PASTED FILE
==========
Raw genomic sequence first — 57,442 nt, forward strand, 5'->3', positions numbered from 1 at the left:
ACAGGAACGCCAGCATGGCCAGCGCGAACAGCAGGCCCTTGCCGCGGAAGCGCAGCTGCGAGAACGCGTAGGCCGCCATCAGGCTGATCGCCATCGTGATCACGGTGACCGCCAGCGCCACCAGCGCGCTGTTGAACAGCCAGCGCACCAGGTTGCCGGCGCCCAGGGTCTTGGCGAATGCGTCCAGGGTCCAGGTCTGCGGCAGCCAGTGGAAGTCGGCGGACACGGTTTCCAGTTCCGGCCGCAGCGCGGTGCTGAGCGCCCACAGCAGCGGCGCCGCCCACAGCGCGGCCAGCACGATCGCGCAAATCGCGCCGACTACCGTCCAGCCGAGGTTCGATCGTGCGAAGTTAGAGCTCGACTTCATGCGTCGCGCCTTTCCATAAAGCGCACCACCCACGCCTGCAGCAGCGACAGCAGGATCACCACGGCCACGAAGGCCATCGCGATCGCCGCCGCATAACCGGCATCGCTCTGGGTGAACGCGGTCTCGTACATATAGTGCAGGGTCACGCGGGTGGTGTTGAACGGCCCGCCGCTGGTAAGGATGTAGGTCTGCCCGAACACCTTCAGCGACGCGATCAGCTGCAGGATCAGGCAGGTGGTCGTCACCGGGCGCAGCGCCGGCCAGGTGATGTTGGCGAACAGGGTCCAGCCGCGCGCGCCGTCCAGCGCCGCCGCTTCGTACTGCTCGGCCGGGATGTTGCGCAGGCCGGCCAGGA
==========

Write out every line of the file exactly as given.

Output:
Raw genomic sequence first — 57,442 nt, forward strand, 5'->3', positions numbered from 1 at the left:
ACAGGAACGCCAGCATGGCCAGCGCGAACAGCAGGCCCTTGCCGCGGAAGCGCAGCTGCGAGAACGCGTAGGCCGCCATCAGGCTGATCGCCATCGTGATCACGGTGACCGCCAGCGCCACCAGCGCGCTGTTGAACAGCCAGCGCACCAGGTTGCCGGCGCCCAGGGTCTTGGCGAATGCGTCCAGGGTCCAGGTCTGCGGCAGCCAGTGGAAGTCGGCGGACACGGTTTCCAGTTCCGGCCGCAGCGCGGTGCTGAGCGCCCACAGCAGCGGCGCCGCCCACAGCGCGGCCAGCACGATCGCGCAAATCGCGCCGACTACCGTCCAGCCGAGGTTCGATCGTGCGAAGTTAGAGCTCGACTTCATGCGTCGCGCCTTTCCATAAAGCGCACCACCCACGCCTGCAGCAGCGACAGCAGGATCACCACGGCCACGAAGGCCATCGCGATCGCCGCCGCATAACCGGCATCGCTCTGGGTGAACGCGGTCTCGTACATATAGTGCAGGGTCACGCGGGTGGTGTTGAACGGCCCGCCGCTGGTAAGGATGTAGGTCTGCCCGAACACCTTCAGCGACGCGATCAGCTGCAGGATCAGGCAGGTGGTCGTCACCGGGCGCAGCGCCGGCCAGGTGATGTTGGCGAACAGGGTCCAGCCGCGCGCGCCGTCCAGCGCCGCCGCTTCGTACTGCTCGGCCGGGATGTTGCGCAGGCCGGCCAGGA